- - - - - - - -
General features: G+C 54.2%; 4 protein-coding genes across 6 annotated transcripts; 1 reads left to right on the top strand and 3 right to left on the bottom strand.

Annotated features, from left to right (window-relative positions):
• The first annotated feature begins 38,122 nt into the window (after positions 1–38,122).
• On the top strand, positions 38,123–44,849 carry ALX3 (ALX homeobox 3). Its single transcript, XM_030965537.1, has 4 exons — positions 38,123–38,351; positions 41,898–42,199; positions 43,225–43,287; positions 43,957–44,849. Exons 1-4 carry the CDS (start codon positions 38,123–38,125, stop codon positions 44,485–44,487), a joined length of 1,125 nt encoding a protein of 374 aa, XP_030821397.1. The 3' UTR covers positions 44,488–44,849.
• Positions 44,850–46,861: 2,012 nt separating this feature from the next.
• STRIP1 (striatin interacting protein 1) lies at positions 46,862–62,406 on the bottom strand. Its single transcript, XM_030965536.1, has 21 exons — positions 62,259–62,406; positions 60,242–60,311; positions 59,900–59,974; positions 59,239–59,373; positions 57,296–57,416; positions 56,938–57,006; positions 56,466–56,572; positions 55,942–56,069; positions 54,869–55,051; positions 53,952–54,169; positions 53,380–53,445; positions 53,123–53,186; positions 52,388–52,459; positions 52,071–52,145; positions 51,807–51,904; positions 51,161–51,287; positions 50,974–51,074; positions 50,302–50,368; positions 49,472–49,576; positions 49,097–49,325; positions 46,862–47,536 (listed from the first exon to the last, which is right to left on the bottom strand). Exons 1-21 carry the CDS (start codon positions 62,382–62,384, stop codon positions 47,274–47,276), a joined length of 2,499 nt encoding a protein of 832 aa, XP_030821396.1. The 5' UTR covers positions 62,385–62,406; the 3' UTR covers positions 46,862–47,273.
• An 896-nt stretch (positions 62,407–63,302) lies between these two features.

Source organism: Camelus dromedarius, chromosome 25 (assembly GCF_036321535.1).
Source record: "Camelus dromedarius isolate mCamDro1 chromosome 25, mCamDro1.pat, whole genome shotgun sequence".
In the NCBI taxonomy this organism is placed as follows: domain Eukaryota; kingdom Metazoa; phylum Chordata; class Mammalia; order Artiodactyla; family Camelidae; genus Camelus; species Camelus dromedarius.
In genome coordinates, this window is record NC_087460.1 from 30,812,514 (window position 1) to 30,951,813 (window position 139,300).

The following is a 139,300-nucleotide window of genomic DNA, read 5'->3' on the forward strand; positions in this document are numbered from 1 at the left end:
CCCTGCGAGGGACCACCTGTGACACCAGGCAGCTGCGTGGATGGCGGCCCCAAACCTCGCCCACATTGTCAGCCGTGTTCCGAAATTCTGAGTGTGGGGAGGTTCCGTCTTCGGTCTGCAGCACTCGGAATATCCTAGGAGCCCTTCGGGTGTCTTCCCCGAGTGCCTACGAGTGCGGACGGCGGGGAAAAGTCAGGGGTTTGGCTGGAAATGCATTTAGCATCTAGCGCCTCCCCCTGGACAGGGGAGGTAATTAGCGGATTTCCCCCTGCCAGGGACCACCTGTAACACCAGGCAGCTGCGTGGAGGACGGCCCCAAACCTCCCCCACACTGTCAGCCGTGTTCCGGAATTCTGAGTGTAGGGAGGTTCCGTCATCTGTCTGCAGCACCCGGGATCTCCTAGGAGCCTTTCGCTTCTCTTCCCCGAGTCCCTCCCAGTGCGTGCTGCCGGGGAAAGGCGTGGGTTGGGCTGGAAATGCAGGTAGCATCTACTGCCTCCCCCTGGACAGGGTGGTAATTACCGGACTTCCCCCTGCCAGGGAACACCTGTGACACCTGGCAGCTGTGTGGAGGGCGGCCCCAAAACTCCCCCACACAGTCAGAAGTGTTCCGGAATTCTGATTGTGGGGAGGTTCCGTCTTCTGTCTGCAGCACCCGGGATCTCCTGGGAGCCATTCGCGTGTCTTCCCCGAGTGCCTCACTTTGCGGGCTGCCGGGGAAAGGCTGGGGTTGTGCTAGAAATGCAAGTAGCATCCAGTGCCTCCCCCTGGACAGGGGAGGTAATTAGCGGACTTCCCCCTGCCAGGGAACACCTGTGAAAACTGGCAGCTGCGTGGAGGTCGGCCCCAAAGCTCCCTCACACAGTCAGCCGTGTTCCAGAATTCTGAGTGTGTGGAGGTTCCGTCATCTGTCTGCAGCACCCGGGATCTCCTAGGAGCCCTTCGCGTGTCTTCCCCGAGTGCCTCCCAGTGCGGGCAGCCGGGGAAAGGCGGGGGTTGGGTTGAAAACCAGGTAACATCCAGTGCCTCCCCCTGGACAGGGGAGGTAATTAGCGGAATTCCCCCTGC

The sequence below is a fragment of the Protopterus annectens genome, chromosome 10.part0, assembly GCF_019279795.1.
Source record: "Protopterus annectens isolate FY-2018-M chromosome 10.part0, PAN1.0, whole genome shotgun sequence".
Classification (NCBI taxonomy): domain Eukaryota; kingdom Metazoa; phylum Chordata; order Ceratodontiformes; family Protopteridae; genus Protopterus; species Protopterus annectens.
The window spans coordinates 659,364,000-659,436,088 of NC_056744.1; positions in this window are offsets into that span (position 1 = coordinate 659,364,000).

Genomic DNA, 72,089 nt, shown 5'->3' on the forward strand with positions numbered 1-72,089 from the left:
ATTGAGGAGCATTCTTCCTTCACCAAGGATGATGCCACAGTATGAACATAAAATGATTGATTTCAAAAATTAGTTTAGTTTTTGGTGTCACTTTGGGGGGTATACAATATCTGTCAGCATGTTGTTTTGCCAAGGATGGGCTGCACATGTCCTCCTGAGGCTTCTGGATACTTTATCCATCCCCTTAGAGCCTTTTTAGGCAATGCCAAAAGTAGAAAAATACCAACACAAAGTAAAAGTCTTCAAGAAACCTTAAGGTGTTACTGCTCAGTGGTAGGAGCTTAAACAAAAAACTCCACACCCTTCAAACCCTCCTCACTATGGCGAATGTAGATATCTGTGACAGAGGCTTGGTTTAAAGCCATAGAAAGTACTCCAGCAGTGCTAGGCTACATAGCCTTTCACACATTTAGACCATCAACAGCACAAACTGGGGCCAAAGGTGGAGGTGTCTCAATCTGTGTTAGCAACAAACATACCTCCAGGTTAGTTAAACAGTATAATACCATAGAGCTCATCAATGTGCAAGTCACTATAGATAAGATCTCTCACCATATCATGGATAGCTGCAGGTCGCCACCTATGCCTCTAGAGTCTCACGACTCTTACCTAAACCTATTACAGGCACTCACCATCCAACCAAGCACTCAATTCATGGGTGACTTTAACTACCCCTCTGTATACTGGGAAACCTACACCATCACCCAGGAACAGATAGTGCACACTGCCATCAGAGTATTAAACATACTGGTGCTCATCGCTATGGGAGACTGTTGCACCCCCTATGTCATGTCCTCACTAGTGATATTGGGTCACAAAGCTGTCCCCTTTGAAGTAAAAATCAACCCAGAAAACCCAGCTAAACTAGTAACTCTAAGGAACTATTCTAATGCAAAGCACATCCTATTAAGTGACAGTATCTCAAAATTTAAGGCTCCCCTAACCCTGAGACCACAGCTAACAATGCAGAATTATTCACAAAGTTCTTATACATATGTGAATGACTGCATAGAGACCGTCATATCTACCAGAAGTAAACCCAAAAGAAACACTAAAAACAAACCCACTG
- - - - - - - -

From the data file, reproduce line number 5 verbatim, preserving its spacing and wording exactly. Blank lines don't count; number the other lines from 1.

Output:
• Positions 44,850–46,861: 2,012 nt separating this feature from the next.